This was a work day. I researched and drew out ideas for the mural in the morning after saying goodbye to the last of the field students. I realized that I needed to move the process along a bit quicker. The students do have some interesting drawings, but I am to create the experience of painting a mural for them. In some ways, the process is more important than the specific outcome.

My process for doing the work is odd sometimes. The mural is a bit long, so I wavered on the composition. But I knew I needed to commit to something today. The problem is, how to design a mural in a place you have only been for about 9 days? There is also the logistical issue of paint supply. It is difficult to get things here. We have some primary color buckets, some white primer and a few tubes I hope to mix with the white paint to make a few more tones. Another challenge is actually thinking of a mural design that would be easy to direct some students to work on.

I decided to set up a paint by numbers approach with broad flat shapes that they can fill in. That way I can direct a handful of the students at a time.

As far as the theme of the mural, the Mangrove tree is a very valuable ecological asset that grows on this island. It provides a well sheltered habitat for a whole bunch of organisms. The unique root structure helps keep the land together. The tree itself is an efficient carbon sink, the most carbon rich forests in the tropics. And the worldwide population of mangroves is on the decline.Mangroves perform an ecosystem service of protecting from storms and hurricanes. They are very effective bulkheads against climate change.

So I first made a terrible mock-up in illustrator, only to switch to the sketchbook and pencils. I created a few sketches that I took with me to the school.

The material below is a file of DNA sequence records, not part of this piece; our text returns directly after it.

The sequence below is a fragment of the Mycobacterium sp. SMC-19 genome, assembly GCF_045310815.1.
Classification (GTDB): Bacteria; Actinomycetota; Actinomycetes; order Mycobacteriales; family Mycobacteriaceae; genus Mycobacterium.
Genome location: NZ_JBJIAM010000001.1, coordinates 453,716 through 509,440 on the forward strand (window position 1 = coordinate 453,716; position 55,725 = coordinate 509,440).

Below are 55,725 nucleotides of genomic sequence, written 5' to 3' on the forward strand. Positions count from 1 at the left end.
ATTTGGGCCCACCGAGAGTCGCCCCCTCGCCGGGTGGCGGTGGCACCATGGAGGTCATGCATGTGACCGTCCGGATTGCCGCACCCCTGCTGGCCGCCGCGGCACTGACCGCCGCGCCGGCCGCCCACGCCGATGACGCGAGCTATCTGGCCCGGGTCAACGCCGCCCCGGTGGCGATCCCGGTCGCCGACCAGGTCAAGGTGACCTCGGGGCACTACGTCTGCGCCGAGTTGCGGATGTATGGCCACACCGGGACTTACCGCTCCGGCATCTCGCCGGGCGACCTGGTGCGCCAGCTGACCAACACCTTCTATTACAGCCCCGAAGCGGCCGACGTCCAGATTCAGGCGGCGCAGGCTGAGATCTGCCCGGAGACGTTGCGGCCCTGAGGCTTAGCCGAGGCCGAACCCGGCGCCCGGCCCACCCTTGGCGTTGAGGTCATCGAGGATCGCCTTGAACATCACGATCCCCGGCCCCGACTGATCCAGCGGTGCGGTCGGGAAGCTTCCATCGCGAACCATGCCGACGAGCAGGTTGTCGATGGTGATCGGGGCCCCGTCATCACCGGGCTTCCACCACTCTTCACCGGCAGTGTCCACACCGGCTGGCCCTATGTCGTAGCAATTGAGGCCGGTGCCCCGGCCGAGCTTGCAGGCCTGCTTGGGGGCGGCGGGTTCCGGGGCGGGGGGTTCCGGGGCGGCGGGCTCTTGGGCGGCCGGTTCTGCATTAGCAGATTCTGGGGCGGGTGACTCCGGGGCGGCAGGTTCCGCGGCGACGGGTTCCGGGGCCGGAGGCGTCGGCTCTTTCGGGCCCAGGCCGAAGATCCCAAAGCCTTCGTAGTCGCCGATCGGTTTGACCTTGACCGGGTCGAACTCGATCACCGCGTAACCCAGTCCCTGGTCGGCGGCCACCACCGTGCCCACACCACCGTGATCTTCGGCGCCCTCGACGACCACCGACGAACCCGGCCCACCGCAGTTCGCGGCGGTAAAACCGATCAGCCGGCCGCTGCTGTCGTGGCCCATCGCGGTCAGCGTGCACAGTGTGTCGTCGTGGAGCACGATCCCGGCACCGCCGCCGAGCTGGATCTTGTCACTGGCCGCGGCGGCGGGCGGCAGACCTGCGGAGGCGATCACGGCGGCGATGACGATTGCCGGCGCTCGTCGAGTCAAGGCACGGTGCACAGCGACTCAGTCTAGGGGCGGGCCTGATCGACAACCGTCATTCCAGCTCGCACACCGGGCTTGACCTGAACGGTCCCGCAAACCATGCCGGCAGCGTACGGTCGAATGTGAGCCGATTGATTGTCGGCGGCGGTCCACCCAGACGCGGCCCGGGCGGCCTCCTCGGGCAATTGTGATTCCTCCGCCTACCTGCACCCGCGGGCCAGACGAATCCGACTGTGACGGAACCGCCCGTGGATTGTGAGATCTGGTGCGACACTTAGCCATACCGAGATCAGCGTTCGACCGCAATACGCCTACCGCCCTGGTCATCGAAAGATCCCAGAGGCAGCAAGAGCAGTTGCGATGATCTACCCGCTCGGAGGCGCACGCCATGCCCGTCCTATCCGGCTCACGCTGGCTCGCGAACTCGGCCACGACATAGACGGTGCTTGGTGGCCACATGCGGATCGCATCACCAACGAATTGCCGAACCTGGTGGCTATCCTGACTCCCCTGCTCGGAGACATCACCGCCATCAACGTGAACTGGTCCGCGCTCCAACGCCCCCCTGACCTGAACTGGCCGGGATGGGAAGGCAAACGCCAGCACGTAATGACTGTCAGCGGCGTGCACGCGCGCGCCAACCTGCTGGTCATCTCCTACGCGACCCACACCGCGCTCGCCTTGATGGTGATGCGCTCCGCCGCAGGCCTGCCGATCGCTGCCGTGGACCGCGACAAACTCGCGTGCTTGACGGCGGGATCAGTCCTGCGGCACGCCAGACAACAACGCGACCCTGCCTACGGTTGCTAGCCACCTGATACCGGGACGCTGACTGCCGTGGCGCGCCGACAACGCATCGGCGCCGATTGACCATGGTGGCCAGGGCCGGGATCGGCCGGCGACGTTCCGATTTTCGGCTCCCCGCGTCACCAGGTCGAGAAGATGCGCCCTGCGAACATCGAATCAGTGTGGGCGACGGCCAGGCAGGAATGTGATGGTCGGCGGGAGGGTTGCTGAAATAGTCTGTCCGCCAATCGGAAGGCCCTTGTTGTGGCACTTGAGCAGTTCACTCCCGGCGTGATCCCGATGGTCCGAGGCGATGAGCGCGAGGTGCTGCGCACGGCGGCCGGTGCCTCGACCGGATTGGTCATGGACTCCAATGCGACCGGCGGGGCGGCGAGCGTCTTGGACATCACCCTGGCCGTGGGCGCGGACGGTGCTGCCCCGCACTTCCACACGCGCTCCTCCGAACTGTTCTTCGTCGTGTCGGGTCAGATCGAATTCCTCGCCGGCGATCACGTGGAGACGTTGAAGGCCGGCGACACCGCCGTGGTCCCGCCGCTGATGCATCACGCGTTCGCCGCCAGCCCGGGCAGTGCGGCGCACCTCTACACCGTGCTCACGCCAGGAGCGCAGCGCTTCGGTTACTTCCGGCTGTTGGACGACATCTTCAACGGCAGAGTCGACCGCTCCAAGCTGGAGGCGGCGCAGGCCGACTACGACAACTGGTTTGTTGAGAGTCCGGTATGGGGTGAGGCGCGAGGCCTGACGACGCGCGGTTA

At the school, I taught the form 4 students for about an hour and a half. I used the same general shape for the class as I did the two previous classes, but I put more effort into getting them to draw. At times it felt a bit more awkward than the previous classes, but that easily passed because I was aware that this feeling was my own creation.

I passed out some pages of drawing paper and crayons after talking about my artwork and showing examples. I framed my artwork in terms of climate change, which they didn’t recognize. They knew the term global warming though. I tried to express it in terms of healing culture’s relationship with nature.

I asked the class what is culture: “A way of life!”
And nature? “Life!”

We then set about drawing pictures of mangroves and other plants. It was a bit of a struggle to get the students drawing. Some where more eager than others, but in the end, all of the students drew. I also had to coax them to use the crayons and fill up the page. Most would grab only the pencil and begin very timid drawings.

But in the end, everyone did fill up the page, more or less. Three students stayed an extra 15 minutes working on their drawings. The goal was to simply get them drawing and using more color and space than they are used to.

It is hard to know the best way to approach teaching them art. My hope is to take them outside their comfort zone with enthusiasm.

In the evening, I redrew the mural design, making it more clear. I also experimented with some red mud as pigment. I continued to collect old glass shards to use as a mosaic as well.

The day was capped off with a quiet dinner at the field station and an epic tennis racket zapper smackdown of some skeeters.